post #192 of 204
Quote:
Originally Posted by roehlstation View Post

Oh, everyone knows that, just pointing out that in the High End Premium Market, Apple competes very well, and in many cases gives you a lot more. 32 GB of RAM will do nothing for a game unless the code is written to take advantage of it.

Even if your largest most complex game was completely loaded into RAM, it would be nowhere near 32gb. It's not how they write their code, its how many textures and models need to be loaded. I think you simply meant to say "unless the game is designed to take advantage". Sorry, I nitpick.

The most immediate idea that comes to mind when I consider what would utilize 32gb of ram in a mac pro is professional movie editing.

Either way, I think 6-8gb of ram is way more than enough at this point in time for any serious gamer.
post #193 of 204
Quote:
Originally Posted by MACsucks View Post

Your Sociology teacher is correct and all of you are proof of it. Apples arent any better than PC's, maybe worse. It is proven that Apples have just as many vulnerabilities as PCs. But Apple make-up less than 5% of the market share for computers, so who do you think hackers and virus programmers are going to focus on? 5% of the market or 95% of the market? Yeah, maybe they dropped the prices of their laptops, but that still doesnt reduce the price of replacement parts, or the cost to get an Apple serviced. That is why a business will never use all Apples. Anyways, if you haven't figured it out, Apple over-charges for sub-par products, then tells everyone you have to have one to be cool, ie iPod, the airbook, or MacBook Pro. For every single one of those, there is a cheaper version with better features and functions from a different company. People need to wake-up and learn to think for themselves.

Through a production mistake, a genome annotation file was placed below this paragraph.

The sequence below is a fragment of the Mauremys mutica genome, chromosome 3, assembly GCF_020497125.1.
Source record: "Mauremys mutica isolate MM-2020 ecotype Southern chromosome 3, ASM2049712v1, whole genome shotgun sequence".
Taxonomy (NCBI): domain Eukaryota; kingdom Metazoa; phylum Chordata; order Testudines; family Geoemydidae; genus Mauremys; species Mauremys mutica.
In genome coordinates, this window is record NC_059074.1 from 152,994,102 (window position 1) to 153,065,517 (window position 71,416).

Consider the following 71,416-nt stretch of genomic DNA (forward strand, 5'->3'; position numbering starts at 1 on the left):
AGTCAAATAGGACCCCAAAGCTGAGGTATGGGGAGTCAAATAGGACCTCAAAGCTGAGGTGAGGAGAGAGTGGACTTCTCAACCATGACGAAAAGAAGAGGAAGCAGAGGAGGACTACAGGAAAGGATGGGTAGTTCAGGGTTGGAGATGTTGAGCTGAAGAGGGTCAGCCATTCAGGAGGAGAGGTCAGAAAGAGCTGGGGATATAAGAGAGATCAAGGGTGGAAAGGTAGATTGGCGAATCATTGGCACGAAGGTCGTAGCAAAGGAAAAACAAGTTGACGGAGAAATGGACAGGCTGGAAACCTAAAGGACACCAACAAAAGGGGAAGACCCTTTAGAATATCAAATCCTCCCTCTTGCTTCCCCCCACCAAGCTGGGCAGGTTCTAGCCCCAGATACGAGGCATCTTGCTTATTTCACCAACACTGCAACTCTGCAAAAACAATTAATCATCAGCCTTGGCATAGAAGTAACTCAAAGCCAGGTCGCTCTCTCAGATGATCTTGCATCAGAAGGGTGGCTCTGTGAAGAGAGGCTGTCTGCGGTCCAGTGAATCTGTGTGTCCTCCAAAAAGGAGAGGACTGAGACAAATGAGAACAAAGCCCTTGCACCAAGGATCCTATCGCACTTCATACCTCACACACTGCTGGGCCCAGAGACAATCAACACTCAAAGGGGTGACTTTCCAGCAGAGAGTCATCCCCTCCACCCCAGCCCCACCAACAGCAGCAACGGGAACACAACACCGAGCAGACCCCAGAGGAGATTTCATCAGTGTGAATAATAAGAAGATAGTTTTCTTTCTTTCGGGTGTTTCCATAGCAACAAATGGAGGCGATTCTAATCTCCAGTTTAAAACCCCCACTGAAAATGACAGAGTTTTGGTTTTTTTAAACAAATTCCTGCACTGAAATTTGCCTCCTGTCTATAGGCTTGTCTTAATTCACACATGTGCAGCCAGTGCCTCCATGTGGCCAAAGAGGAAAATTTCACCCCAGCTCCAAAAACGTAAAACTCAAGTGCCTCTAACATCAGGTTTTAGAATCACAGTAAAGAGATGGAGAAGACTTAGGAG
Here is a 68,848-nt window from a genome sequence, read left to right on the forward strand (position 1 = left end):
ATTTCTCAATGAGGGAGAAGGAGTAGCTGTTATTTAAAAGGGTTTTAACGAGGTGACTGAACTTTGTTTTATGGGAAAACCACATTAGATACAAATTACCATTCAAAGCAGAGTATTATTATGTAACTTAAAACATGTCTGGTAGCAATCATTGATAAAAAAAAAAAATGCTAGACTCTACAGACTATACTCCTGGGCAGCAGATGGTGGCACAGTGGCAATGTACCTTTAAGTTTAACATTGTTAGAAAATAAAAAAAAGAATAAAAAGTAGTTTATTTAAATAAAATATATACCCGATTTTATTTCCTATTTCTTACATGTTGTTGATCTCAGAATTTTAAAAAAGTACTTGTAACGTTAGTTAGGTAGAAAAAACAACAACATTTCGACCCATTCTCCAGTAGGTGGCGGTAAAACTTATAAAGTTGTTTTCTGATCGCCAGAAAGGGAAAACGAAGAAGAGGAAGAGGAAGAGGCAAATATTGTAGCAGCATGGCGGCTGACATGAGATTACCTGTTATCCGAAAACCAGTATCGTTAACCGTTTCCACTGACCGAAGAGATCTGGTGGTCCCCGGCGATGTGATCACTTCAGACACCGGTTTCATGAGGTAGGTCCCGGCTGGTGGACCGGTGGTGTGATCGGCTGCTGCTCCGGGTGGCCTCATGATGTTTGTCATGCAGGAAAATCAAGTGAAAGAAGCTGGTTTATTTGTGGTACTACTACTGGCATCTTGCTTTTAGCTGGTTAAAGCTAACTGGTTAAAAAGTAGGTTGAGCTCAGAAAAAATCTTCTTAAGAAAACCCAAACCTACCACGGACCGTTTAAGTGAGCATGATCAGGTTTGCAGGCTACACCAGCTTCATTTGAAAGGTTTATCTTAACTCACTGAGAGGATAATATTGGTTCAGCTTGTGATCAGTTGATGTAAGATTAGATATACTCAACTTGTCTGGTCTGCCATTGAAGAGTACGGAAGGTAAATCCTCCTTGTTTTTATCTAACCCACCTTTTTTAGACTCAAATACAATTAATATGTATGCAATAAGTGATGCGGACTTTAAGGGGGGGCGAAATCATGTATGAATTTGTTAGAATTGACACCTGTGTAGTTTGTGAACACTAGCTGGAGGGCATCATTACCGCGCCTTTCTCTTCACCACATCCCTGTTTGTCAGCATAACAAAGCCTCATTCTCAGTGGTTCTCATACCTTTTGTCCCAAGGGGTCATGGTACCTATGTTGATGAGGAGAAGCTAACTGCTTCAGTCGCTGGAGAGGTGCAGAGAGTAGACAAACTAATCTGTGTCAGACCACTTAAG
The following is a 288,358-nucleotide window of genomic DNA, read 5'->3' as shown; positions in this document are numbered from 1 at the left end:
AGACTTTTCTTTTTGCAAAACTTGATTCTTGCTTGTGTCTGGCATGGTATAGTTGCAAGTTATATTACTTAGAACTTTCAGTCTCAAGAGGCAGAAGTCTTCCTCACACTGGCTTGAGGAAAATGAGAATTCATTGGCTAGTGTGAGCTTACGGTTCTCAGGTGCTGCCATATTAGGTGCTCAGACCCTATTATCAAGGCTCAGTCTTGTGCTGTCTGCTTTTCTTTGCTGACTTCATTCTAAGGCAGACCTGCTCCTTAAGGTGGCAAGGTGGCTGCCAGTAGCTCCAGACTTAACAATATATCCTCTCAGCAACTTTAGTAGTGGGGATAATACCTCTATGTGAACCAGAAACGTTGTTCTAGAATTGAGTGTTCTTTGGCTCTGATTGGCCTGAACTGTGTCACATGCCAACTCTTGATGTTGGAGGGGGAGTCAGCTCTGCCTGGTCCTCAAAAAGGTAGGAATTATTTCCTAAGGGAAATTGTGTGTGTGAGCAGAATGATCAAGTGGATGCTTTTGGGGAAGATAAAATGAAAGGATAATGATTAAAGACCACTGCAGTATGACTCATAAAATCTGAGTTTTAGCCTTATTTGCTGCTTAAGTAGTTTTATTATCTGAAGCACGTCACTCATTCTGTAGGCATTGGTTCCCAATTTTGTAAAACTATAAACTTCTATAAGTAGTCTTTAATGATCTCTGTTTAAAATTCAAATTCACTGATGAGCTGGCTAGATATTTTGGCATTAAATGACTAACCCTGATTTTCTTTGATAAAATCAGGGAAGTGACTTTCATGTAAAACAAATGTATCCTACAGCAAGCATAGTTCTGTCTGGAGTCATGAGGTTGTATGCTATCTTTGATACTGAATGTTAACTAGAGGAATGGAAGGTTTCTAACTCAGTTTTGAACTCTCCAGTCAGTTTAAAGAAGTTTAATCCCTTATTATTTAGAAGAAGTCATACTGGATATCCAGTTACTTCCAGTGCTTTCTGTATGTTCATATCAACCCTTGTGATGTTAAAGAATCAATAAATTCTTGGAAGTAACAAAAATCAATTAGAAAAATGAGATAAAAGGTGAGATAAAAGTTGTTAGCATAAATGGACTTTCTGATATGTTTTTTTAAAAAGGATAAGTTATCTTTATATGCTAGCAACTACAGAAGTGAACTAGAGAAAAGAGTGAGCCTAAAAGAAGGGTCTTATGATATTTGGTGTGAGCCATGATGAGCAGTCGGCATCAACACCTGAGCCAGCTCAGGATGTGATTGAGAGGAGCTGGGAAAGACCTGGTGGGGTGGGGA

How old are you? 18? Don't preach to me about thinking for myself. I'll pick whatever damn computer I want. Aesthetics play a very minor role, but I make my choices based on performance, ease-of-use, and reliability. I worked on PCs for over a decade and a half before switching to Mac and resisted the switch for the longest imaginable time, but when they moved over to Intel it was time to dump the buggy, virus-riddled, OS copying, PC brand.

I'll continue to think for myself and if Apple does something that makes me discontent then I will switch to something else, but I definitely don't need some punk kid that hasn't even finished college (maybe even high school) telling me how to think.
post #194 of 204
Quote:
Originally Posted by DanaCameron View Post